In more than half of American families with children under the age of 18 both parents work outside the home. Given this statistic, it's no surprise that many of our children spend some time during their babyhood and young childhood with outside caregivers.
Parents in the market for childcare typically choose from three avenues: in-home care provided by a nanny, babysitter, neighbor, or relative; a home-based daycare center; or a childcare center. Your choice will be a matter of personal preference, affordability, and the availability of quality daycare in your area.
How to Find Daycare
If you know your little one will require daycare, it's never too early to launch your search. If you are pregnant, start in your second trimester; if you plan to return to work after an absence, start looking several months before your job starts.
Word of mouth is one of the best ways to find daycare. Also investigate churches, synagogues, YMCA's, and local social service agencies. Search the Web, scan bulletin boards at libraries and similar venues, and read the Yellow Pages.
Daycare can be expensive. High prices don't automatically translate into quality care. You must do your homework before deciding.
Once you have identified several possibilities (many parents visit as many as 10 to 12 centers), call and make appointments to visit, whether it's a center or an in-home business. This first visit may be a short one that involves no more than a quick walk-through.
When you investigate a center seriously -- you may have crossed several off your list after a brief visit or a quick drive-by -- make an appointment with the director. Bring your child and a list of questions with you.
Scoping Out the Center
Your child will spend many hours a day at the center. Take a look around and decide if the atmosphere is right. Is the noise level appropriate and happy? Are the bulletin boards or walls colorful and decorated with children's artwork or other appropriate art? Is the lighting good?
The physical plant is important. While children don't mind out-of-style or mismatched furniture, everything should be clean and well cared for. Is there a fenced outdoor space for daily play? Is there room for both active play and quiet time? Are the classrooms clean and organized for creative play? Are there plenty of toys, art supplies, and books?
Are the children happy, active, and well supervised? Do caregivers talk patiently and cheerfully to them? Are they immediately receptive to the children's questions and comments? Do the teachers get down to eye level when addressing the kids? Do they seem to enjoy the youngsters?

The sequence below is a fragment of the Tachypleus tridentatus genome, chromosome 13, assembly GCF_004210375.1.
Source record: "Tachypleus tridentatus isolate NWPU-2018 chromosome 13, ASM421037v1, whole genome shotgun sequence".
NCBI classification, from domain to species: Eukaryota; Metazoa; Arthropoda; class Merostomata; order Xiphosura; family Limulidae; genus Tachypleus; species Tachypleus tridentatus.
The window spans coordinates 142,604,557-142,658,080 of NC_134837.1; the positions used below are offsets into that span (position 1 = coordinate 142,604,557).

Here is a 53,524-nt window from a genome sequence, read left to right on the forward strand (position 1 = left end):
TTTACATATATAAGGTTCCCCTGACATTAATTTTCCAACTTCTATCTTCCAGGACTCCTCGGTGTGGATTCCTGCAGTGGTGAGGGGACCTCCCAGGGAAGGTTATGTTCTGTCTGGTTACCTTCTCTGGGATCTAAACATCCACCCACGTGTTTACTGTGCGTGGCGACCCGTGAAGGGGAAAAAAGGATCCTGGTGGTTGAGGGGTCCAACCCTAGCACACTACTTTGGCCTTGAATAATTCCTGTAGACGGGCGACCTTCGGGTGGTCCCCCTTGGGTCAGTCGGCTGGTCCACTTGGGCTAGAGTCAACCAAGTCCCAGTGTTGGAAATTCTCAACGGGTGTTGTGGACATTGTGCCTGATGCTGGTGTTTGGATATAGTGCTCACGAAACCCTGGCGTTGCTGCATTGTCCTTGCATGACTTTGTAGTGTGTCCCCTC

Both childcare centers and in-home daycares should be licensed. This means they meet certain safety and health regulations; it does not guarantee a good daycare. If the license is not posted, ask the director why not. If there is no license or if it's been suspended, you might want to look elsewhere.
Questions for the Caregiver and Director
Come armed with a list of questions when you visit the center, and plan to stay for at least an hour. Before making a final decision, try to find time for you and your child interact with the actual caregivers, not just the director.
You will have dozens of questions and don't hesitate to ask even one. Your child's care is very important! Add your own questions to this list.
How long have the caregivers (teachers) been working with children?
What kind of training do they have?
What is the ratio of caregiver to child? States regulate this but in general there should be at least one adult for every three to four infants, one for every four to six toddlers, and at least one for every nine to 10 preschoolers.
Does the center have references for the caregivers available? Can it provide a list of parents for reference?
What are the drop-off and pick-up procedures? Are parents encouraged to spend time at the center when they drop their children off?
What are the penalties for late pick up?
Are teachers available to discuss children at the beginning and end of the day? Don't expect full-blown conferences at these hectic times, but caregivers should be able to chat with parents about their child's day and bring up any concerns.
Are parents encouraged to drop in unannounced? (If not, look elsewhere.)
Does the center encourage parents to participate in its activities?
What are the disciplinary measures? These should be constructive and involve redirection, positive reinforcement, and time-outs.
Where and for how long do children nap?
If the center provides food, what is it? Is it healthful?
If the center allows television watching, for how long and what programs?
What are the policies regarding sick children?
What are the policies regarding medication?
What are the sanitary procedures at the center? These are most critical in the bathrooms, eating and food preparation areas, and diaper changing stations.
Finally, trust your instincts when choosing a center. Are you comfortable with the director and other adults? Does your child respond to their smiles? Do you feel a warmth and energy you like?
Nothing is irrevocable and you can always change centers or childcare options. But if you do your homework now, you will be reassured. Finding a good center where you feel your little one is lovingly cared for and treasured gives you enormous peace of mind.